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Decarvalho v. McKeon

United States District Court, D. Massachusetts

February 12, 2019

JANITO DECARVALHO, Plaintiff,
v.
RICHARD D. MCKEON et al., Defendants.

          MEMORANDUM AND ORDER

          Denise J. Casper United States District Judge

         I. Introduction

         Plaintiff Janito Decarvalho (“Decarvalho”) has filed this pro se lawsuit asserting claims pursuant to 42 U.S.C. § 1983 for false imprisonment (Count I), loss of property (Count II) and malicious prosecution (Count III) in connection with his arrest and detention on May 14, 2012. D. 13. Defendants City of Brockton (“Brockton”), the Brockton Police Department (“BPD”), John W. Crowley (“Crowley”), Kenneth Legrice (“Legrice”), Joseph Cummings (“Cummings”) and “Unknown Persons”[1] have moved to dismiss the complaint. D. 16. Defendants Massachusetts State Police (“MSP”) and Richard D. McKeon (“McKeon”), [2] former Superintendent of MSP, have also filed a motion to dismiss. D. 42. For the reasons set forth below, the Court ALLOWS the motions to dismiss.

         II. Standard of Review

         The Court will grant a motion to dismiss pursuant to Fed.R.Civ.P. 12(b)(6) if the complaint fails to plead sufficient facts that “state a claim to relief that is plausible on its face.” Bell Atl. Corp. v. Twombly, 550 U.S. 544, 570 (2007). When considering a motion to dismiss, the Court is tasked with “separat[ing] the factual allegations from the conclusory statements in order to analyze whether the former, if taken as true, set forth a ‘plausible, not merely a conceivable, case for relief.'” Juárez v. Select Portfolio Servicing, Inc., 708 F.3d 269, 276 (1st Cir. 2013) (quoting Ocasio-Hernández v. Fortuño-Burset, 640 F.3d 1, 12 (1st Cir. 2011)). In conducting this examination, the Court must not “attempt to forecast a plaintiff's likelihood of success on the merits, ” id., but instead “give the plaintiff the benefit of all reasonable inferences.” Ruiz v. Bally Total Fitness Holding Corp., 496 F.3d 1, 5 (1st Cir. 2007) (citing Rogan v. Menino, 175 F.3d 75, 77 (1st Cir. 1999)).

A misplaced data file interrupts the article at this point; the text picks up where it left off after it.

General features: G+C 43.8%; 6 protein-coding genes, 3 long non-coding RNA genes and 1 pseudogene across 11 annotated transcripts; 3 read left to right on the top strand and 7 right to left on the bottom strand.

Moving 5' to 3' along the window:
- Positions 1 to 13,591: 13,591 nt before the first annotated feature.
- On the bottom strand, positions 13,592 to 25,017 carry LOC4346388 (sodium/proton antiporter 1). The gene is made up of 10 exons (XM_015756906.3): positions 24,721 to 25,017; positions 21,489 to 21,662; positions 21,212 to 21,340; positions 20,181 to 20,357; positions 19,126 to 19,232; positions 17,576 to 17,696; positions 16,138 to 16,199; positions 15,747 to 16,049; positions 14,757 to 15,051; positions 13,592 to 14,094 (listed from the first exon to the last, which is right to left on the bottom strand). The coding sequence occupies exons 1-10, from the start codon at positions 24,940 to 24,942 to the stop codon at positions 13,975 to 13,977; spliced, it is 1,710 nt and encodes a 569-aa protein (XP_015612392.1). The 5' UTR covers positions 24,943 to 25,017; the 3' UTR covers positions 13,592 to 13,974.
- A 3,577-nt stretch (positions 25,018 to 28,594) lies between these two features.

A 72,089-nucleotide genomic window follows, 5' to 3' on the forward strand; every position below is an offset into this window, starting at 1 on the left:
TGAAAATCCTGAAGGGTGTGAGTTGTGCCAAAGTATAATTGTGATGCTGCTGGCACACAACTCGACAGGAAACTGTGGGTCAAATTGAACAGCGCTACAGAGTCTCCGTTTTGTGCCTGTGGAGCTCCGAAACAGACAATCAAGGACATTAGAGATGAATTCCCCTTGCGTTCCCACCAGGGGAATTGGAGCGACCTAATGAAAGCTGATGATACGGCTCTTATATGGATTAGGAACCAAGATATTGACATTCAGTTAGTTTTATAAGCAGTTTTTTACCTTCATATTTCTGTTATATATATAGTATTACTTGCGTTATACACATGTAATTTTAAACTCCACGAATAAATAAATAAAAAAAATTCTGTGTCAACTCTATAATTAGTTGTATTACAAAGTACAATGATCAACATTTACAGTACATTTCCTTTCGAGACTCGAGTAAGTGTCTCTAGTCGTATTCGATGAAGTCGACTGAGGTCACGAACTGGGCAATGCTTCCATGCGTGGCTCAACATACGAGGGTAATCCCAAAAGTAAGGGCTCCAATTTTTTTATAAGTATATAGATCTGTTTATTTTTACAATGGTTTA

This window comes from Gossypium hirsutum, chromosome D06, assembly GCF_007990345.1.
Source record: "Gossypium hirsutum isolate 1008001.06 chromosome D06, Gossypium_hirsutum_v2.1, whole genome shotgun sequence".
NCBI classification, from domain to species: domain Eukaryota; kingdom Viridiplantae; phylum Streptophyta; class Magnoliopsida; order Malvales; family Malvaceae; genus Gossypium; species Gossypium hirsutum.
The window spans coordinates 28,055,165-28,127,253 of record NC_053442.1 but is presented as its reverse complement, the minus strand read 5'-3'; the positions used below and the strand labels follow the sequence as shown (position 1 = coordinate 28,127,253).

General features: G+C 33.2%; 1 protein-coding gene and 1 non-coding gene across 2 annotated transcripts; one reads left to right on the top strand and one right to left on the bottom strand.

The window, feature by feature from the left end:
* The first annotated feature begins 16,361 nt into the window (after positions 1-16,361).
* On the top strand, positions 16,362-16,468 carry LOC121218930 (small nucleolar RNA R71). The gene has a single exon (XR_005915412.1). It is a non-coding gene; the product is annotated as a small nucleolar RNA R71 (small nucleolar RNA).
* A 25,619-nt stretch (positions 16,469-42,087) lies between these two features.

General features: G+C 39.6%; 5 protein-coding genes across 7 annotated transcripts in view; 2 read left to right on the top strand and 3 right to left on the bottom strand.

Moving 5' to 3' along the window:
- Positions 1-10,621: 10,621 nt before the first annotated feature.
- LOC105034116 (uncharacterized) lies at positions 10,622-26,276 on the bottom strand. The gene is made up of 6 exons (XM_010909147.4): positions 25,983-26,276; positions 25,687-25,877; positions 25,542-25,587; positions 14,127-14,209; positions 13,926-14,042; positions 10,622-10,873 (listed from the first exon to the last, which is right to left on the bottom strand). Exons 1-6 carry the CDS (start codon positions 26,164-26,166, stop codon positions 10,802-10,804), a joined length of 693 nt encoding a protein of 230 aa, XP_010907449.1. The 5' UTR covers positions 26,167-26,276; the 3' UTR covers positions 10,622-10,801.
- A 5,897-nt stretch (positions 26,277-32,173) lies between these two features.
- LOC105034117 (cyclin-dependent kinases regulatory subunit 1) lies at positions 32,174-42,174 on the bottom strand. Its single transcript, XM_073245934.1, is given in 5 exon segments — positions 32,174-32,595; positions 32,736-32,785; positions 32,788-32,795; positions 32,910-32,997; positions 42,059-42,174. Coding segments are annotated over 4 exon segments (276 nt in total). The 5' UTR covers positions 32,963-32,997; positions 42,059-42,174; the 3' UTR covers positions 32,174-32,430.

When a plaintiff is pro se, the Court must apply a liberal reading to the complaint and hold pro se litigants to a less stringent pleading standard than that applied to lawyers. Kruskall v. Sallie Mae Serv., Inc., No. 15-cv-11780-DJC, 2016 WL 1056973, at *1 (D. Mass. Mar. 14, 2016) (citing Green v. Com. of Mass., 108 F.R.D. 217, 218 (D. Mass. 1985)). A pro se plaintiff, however, must still comply with procedural and substantive law and “dismissal remains appropriate . . . when the complaint fails to even suggest an actionable claim.” Overton v. Torruella, 183 F.Supp.2d 295, 303 (D. Mass. 2001).

         III. Procedural History

         Decarvalho instituted this action on June 30, 2017. D. 1. As part of the initial screening process pursuant to 28 U.S.C. §§ 1915(e)(2), the Court (Bowler, M.J.) ruled that the original complaint was subject to dismissal but allowed Decarvalho time to amend his complaint. D. 7 at 19-20; 9/28/17 ECF Order. Upon the filing of Decarvalho's amended complaint on November 15, 2017, D. 13, the Court allowed summonses to issue as to the identified defendants in the amended complaint and gave Decarvalho ninety days to complete service, D. 14, which would have been February 13, 2018. D. 17 at 4 n. 1.

         Defendants Brockton, BPD, Crowley, Cummings, Legrice (and “Unknown Persons”) have now moved to dismiss for failure to state a claim. D. 16. Defendants MSP and McKeon, in his official capacity, have also moved to dismiss. D. 42. The Court held a hearing on the motions on November 5, 2018 at which Decarvalho failed to appear. D. 52. The Court took the motions to dismiss under advisement on the papers that were previously filed by the parties. Id.

         IV. Factual Background

         The following facts are drawn from Decarvalho's amended complaint, D. 13, and accepted as true for the purposes of considering the motions to dismiss.

         On May 14, 2012, law enforcement officers including members of the BPD, MPS and Plymouth County Police Department executed a warrant at Decarvalho's home in Brockton, Massachusetts. D. 13 ¶ 37-38. At that time, officers arrested Decarvalho and transported him to the Brockton Police Department for booking. Id. ¶ 53. Following booking, Decarvalho was escorted to Brockton District Court for arraignment and thereafter to the Plymouth House of Correction. Id. ¶ 55-56. Plaintiff was in custody at the Plymouth House of Correction from May 14, 2012 to May 25, 2012. Id. ¶ 56. During his time in custody, Decarvalho learned from a family member that his home had been burglarized and his belongings stolen. Id. ¶ 58. Decarvalho alleges that officers left his home unsecured following his arrest. Id. ¶ 54.

         On June 15, 2015, Decarvalho began trial on the charges stemming from his May 2012 arrest. Id. ¶ 59. On June 17, 2015, Decarvalho was acquitted of all charges. Id. ¶ 60.

         V. ...


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